Change in hydraulic permeability over time was measured in four types of continuous arteriovenous hemofiltration (CAVH) hemofilters in order to characterize permeability decay and demonstrate that permeability decay occurs without membrane protein exposure. Polyamide, polysulfone, and polyacrylonitrile membrane hemofilters were placed in a gravity-driven in vitro CAVH apparatus. Distilled and deionized water or saline was used to perfuse the hemofilters. A biphasic pattern of permeability decay was seen in all hemofilter types. A large exponential decline in permeability occurred over the first 1 to 6 hours, with a more gradual decay thereafter. Of all membranes studied, polysulfone hemofilters were the most permeable upon initiation of use but showed the most pronounced early and late permeability decay. Both polyamide and polyacrylonitrile hemofilters showed little permeability decay after a brief exponential decay. These data suggest that early membrane hydraulic permeability decay may not be primarily due to membrane protein coating. Initial high permeability may place some CAVH systems at risk for hemofilter plugging.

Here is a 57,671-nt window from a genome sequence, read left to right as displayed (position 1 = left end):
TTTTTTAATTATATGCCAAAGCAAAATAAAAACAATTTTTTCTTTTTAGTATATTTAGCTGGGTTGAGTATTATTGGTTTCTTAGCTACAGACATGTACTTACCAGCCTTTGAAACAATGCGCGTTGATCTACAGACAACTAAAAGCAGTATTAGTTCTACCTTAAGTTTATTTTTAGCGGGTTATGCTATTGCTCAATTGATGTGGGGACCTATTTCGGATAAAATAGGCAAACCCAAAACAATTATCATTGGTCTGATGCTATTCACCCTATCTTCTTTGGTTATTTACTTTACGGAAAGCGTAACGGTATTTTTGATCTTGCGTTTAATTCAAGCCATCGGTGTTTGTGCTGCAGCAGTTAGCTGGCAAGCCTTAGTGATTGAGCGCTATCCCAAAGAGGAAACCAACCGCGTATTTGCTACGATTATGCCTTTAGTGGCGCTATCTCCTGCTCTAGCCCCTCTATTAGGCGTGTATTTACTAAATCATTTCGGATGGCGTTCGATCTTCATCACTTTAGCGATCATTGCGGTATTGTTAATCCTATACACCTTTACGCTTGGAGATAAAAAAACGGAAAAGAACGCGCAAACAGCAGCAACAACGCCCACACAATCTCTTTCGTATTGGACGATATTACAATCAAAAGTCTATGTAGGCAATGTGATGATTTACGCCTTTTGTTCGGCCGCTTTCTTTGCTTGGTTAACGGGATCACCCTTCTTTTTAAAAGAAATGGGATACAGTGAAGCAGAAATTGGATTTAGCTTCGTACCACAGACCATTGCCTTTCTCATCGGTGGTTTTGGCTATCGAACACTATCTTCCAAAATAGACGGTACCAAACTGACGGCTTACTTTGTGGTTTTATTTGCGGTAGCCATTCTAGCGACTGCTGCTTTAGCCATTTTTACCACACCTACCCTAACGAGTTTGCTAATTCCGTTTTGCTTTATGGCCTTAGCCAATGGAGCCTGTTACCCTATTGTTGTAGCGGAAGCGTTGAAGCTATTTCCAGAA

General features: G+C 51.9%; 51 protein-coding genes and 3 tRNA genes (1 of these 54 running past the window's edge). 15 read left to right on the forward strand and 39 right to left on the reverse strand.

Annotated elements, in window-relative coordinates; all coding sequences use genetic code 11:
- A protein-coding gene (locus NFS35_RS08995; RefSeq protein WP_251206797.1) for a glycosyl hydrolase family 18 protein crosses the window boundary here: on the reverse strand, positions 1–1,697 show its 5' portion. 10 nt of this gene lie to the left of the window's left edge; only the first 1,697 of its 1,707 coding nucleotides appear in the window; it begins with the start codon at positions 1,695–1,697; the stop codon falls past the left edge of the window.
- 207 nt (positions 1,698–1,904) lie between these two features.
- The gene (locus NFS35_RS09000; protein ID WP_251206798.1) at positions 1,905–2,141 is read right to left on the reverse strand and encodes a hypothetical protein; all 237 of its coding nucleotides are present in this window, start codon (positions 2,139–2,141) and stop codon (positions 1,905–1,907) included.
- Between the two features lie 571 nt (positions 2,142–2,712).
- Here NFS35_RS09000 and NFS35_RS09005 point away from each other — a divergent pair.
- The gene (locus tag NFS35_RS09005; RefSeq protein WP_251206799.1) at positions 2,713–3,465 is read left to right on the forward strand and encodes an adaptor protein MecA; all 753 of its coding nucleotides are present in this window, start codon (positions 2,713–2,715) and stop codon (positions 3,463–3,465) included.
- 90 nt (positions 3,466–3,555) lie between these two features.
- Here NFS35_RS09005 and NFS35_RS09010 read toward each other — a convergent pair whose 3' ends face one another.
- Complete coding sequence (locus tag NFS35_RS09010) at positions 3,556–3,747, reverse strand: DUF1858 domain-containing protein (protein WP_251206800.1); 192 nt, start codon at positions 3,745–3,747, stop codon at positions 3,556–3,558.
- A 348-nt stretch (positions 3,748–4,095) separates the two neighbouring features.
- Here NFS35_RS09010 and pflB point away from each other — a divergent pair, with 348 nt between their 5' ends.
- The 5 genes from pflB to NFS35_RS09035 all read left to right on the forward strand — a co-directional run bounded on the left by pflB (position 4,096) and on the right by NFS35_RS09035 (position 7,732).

|Original language||English (US)|
|Number of pages||4|
|State||Published - 1988|
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